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Workplace manslaughter legislation introduced in Victoria (Part 2)

Yesterday, 30 October 2019, the Workplace Safety Legislation Amendment (Workplace Manslaughter and Other Matters) Bill 2019 (Vic) (the Bill) received its second reading speech in the Victorian Legislative Assembly. The Bill, if passed, provides for the new offence of ‘workplace manslaughter’ to come into operation on a day to be proclaimed or on 1 July … Continue reading

Industrial Manslaughter laws introduced to Victorian parliament today

As reported in our earlier article (found here), the Victorian government announced in 2018 that it would introduce an industrial manslaughter offence. The Minister for Workplace Safety, The Hon Jill Hennessy, today announced that new ‘workplace manslaughter’ laws were introduced in Parliament. The Workplace Safety Legislation Amendment (Workplace Manslaughter and other matters) Bill 2019 has … Continue reading

First Industrial Manslaughter prosecution in Queensland

On Friday the Minister for Industrial Relations announced the first prosecution in Queensland for industrial manslaughter under the Work Health and Safety Act 2011 (Qld) (the Act). The industrial manslaughter prosecution has been brought against Brisbane Auto Recycling Pty Ltd (Brisbane Auto) arising from the fatality of a worker killed by a reversing forklift on … Continue reading

Shining the spotlight on dust lung disease in Queensland: a regulatory response for the resources industry

Since 2015, Queensland’s resources industry has been shaken by the re-emergence of dust lung diseases, largely among the State’s large coal mining workforce.  So far, more than 130 workers have been diagnosed with incurable forms of lung disease across Australia, resulting in 6 Queensland deaths in the past 12 months.[1] The State Government has responded … Continue reading

Service Provider or Labour Broker? How to tell the difference

In January 2019 the Labour Court decided a contractor,that was appointed in terms of a service level agreement, operated as an independent service provider not as a labour broker. The distinction is critical because the deeming provisions in section 198A of the Labour Relations Act, 1995 (LRA), applies to labour brokers but not to independent service providers. … Continue reading

The WHS Response to psychological health and a PCBU’s obligations

Psychosocial hazards and work-related stresses are amongst the most challenging workplace health and safety issues. In recent times, there has been an increased focus by WHS regulators on ‘mentally healthy’ workplaces. Organisations are expected to have appropriate systems in place to eliminate or reduce psychosocial hazards, such as bullying and harassment, to effectively respond to … Continue reading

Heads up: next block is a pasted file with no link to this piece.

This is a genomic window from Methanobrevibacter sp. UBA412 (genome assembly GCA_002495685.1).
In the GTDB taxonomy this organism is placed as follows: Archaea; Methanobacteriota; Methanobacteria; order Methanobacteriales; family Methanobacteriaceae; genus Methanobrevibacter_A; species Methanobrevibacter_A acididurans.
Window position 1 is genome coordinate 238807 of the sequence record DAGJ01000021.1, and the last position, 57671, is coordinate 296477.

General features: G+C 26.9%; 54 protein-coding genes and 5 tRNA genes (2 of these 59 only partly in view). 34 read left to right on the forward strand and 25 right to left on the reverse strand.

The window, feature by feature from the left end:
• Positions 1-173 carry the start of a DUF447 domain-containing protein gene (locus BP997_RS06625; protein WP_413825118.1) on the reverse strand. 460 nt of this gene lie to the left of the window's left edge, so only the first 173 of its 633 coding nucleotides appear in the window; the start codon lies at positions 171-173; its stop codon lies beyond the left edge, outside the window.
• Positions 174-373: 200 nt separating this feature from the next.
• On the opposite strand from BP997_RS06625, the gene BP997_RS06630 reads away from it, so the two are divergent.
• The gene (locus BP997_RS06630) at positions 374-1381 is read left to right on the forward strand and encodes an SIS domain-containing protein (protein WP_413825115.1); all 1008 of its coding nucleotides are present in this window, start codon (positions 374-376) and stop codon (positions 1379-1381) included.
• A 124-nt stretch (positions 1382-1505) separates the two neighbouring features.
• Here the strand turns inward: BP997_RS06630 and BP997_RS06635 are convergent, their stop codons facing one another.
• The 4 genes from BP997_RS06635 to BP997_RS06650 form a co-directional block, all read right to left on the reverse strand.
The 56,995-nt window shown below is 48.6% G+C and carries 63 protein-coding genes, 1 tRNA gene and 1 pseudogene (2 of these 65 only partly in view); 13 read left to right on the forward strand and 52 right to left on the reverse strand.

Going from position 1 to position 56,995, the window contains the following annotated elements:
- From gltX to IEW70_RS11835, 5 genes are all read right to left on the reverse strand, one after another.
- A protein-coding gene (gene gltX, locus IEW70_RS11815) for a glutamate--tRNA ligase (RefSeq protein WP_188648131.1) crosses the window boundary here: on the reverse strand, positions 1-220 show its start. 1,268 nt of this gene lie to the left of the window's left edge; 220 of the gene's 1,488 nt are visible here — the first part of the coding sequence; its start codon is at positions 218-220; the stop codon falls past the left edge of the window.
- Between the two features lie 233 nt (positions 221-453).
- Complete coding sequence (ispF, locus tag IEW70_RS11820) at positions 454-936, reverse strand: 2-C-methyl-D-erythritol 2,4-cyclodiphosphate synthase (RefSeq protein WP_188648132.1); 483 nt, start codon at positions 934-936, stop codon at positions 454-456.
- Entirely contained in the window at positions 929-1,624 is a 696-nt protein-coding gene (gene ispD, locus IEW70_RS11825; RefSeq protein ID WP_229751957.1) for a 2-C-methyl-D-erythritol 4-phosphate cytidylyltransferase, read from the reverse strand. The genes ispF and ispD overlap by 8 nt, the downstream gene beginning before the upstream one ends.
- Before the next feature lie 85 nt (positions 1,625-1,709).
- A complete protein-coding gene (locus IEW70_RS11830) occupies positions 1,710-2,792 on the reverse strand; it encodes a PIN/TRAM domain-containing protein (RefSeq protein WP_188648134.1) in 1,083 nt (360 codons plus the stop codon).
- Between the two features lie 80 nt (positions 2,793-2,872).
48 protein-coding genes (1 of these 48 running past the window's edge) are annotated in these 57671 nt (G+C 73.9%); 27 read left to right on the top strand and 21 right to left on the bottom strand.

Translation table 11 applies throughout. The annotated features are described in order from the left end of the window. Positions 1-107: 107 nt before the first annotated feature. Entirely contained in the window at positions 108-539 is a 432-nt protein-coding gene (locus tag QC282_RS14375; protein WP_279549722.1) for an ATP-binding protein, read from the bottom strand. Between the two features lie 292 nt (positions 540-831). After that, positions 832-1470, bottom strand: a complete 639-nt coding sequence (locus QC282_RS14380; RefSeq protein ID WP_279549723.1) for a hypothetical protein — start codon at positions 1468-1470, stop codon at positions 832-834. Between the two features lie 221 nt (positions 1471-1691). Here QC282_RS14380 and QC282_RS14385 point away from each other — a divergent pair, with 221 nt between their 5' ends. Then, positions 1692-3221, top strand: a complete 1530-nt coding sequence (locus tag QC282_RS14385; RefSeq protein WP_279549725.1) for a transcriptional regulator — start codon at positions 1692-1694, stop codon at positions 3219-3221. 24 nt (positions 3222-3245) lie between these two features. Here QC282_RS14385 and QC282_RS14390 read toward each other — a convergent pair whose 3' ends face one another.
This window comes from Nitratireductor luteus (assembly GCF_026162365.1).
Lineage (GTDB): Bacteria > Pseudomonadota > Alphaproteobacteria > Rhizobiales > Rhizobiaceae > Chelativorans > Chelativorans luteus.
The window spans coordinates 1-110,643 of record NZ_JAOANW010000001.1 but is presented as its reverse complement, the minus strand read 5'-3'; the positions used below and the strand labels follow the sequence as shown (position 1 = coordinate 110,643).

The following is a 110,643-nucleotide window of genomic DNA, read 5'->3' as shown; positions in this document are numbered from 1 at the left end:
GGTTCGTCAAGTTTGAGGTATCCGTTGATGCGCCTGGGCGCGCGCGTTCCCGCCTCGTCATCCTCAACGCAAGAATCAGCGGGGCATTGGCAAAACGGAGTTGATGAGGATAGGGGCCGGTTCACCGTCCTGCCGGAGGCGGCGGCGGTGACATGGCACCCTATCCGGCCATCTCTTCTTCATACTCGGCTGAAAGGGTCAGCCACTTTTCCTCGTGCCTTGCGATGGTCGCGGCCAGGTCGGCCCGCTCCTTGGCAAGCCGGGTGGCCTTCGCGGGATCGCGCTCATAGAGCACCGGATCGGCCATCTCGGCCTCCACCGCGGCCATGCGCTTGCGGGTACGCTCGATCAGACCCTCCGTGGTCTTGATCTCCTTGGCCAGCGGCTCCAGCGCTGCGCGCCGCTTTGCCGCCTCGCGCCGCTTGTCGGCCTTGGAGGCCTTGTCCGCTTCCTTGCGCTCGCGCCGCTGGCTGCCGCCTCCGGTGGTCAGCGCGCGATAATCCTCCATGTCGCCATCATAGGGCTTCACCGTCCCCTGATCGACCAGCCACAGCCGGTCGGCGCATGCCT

Launch of the Federal Employment Guide for Employers: September 1 Amendments to Part III of the Canada Labour Code

A suite of changes to Part III of the Canada Labour Code (the Code) are coming into force on September 1, 2019, that will confer new rights to employees. For many federally regulated employers, these amendments, brought under Bills C-86 and C-63, will have a significant impact on their workplaces and businesses. To assist employers … Continue reading

The End of Free Movement in the UK?

The UK Government’s announcement, that free movement will end the day after a no deal Brexit on 31 October 2019, has left many wondering how the rights of EU citizens will be impacted in the days that follow. Whilst some have speculated that it is unlikely that this means anything different than the original ‘no … Continue reading

Free Menstrual Products in Federally-regulated Workplaces Proposed

On May 4, 2019, in the Canada Gazette, the Labour Program of the Department of Employment and Social Development (the “Labour Program”) announced a proposal to require all federally regulated employers to provide free menstrual products in the workplace for employees “due to the shame and stigma that often surrounds menstruation.” In addition, the Labour … Continue reading

UK Pensions: Regulator ramps up “green” investment guidance for revised SIPs

New guidance from the Pensions Regulator reflects recent legislative changes requiring trustees of occupational pension schemes to set out their policies on environmental, social and governance (ESG) issues which may influence their investment decisions. The new law From 1 October 2019, changes apply governing the way pension schemes prepare and revise their investment disclosure documents, including … Continue reading

Alcohol at work: can the employer apply a zero tolerance policy?